This week the Business Builder’s brought in Michael Lee all the way from San Francisco. Michael Lee is an Ohio State and Harvard alum with a degree in Finance. He has worked for GE, had experience on Wall Street doing investment banking, started a new division of a solar power company in China, and now has his own Electricity company, Evolve. Evolve, sells wholesale electricity that uses machine learning to predict price spikes of the market in order to cut people’s electricity bills in half. For this meeting Michael took a more laid back approach in order to obtain a truly candid and genuine conversation. He did this by letting the audience dictate the point of conversation. He reminded the audience to take everything you hear with a grain of salt, as no one’s advice is always the perfect solution, and that you should always know the perspective of the person you are receiving advice from. Michael went through a list of Professional Advice, Startup Advice, and Life Advice and then ended with an ‘Ask Me Anything’ formatted Q&A. Everything you see below is a paraphrased form of what Michael had to say.
- Your job is not yet invented. The world of today is not what will be making you money, it is the world of tomorrow. Technology is constantly changing and you have to be able to adapt to a rapidly changing market in order to understand and optimize a business idea or business process and ultimately make money.
- Delve into an industry and stay in that industry. It is extremely important to find an industry within the first 5-7 years of your career and to become an expert in that industry. With the complexity and regimentation of big business industries now-a-days, if you are able to become an expert in an archaic industry, understand it, and then change it, it can become a multi-billion dollar opportunity. You can either choose to start your own industry, like Facebook did with social media, but risk a much higher chance of failure, or choose to take an industry that is already built to its peak with money and customers, and transform it. Find your share of the wallet that customers are already buying products in and find a way to make their product/experience better. That is how you make money.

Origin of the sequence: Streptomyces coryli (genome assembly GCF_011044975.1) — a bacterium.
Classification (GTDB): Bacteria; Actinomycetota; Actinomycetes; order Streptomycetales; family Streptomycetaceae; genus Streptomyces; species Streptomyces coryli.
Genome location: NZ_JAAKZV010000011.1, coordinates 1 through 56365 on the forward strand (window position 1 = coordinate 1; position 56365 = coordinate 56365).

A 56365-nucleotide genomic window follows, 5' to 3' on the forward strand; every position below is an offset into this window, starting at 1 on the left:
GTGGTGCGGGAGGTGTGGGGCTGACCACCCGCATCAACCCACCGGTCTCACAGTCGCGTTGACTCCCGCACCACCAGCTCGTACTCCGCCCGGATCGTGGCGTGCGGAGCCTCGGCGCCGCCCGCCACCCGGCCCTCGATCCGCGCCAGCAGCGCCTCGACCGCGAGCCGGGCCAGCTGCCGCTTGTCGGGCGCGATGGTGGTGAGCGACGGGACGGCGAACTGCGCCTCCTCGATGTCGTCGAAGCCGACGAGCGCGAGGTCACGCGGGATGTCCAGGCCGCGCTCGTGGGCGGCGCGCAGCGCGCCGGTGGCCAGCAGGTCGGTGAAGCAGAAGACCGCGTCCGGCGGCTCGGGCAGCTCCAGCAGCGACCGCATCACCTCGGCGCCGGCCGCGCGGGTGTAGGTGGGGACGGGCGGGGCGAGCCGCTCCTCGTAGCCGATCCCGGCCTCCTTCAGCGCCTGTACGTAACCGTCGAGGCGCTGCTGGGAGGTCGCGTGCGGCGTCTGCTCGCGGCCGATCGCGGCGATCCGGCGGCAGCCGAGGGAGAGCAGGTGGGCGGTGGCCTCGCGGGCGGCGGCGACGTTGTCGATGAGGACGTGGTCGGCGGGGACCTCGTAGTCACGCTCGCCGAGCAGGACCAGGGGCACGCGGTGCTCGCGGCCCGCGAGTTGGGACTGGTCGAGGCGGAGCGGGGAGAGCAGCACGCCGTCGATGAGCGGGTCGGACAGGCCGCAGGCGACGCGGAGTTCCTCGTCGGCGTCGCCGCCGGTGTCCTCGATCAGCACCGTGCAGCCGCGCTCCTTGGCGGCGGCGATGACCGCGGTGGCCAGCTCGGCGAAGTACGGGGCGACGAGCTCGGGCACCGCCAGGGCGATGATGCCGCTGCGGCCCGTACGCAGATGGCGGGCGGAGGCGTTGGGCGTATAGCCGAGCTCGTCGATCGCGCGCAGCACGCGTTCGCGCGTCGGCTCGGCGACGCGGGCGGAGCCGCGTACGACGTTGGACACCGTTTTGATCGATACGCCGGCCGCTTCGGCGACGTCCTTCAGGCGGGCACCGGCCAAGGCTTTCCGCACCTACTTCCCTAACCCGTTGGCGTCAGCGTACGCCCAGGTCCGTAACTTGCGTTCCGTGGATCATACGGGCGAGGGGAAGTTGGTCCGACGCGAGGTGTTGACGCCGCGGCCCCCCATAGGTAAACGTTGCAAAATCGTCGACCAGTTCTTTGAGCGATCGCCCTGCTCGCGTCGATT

- Sell yourself to employers by having a unique specialty that makes you valuable. When you have a specialty within an industry, you are able to become an expert of a very particular aspect of that industry and set yourself apart. If everyone on a team has their own unique specialty and experience, then that team is able to better understand the industry than a team with generic value.
- Know your why. The honeymoon period is always gonna end, and when it does, you better love what you do and you better love why you do it. If you don’t know your why, then you're never going to be able to fully delve into something. Once you find out what you want to do and why you wanna do it, the passion and motivation that will push you to invoke change in an industry will fall into place.
- Time is on your side. Don’t hesitate to start entrepreneurship, but don’t rush it either. Michael did not start his business until 10 years after he graduated from Harvard Business school. The beauty of entrepreneurship is that you can choose to pursue it at anytime in your life. Don’t be afraid to try, especially in college, because no one’s holding you accountable. Create your own self, climb the mountain of entrepreneurship.
- Love uncertainty. There is always a lot to worry about and you can never predict the future. As an entrepreneur you will always be short of capital. No investors are going to give you 3 years of runway. Your job as a founder is to bring that uncertainty onto yourself and clarify it.
- Start something if you know you can sell it. Start something because people are asking for it, not because you want them to buy it. Tesla is the perfect example. Tesla gets cash for ideas before they are even able to produce what their idea is. The best case scenario for a business is to get revenue before you even sell your product. Rather than constantly pushing, know how to pull.
- Know how to dip your toes in before you jump, and know when to jump rather than dive. Everyone always tells us to “dive into entrepreneurship”, which in certain situations can work out, but don’t be afraid to test the water first. Dip your toe in, see what it’s like, but just don’t hesitate to start once you feel it out.
- ABC: Always Be Closing. In order to succeed in business and in life, you must learn how to sell. Whether it’s selling an idea, selling a product, or selling yourself, you are always selling. And selling doesn’t mean cold-calling people for money. It means being able to get people to listen to what you are trying to communicate. The key to selling is focusing on what the value is for the other side of the table. Don’t think about what you are getting out of a deal, but rather what value your customer is getting out of you.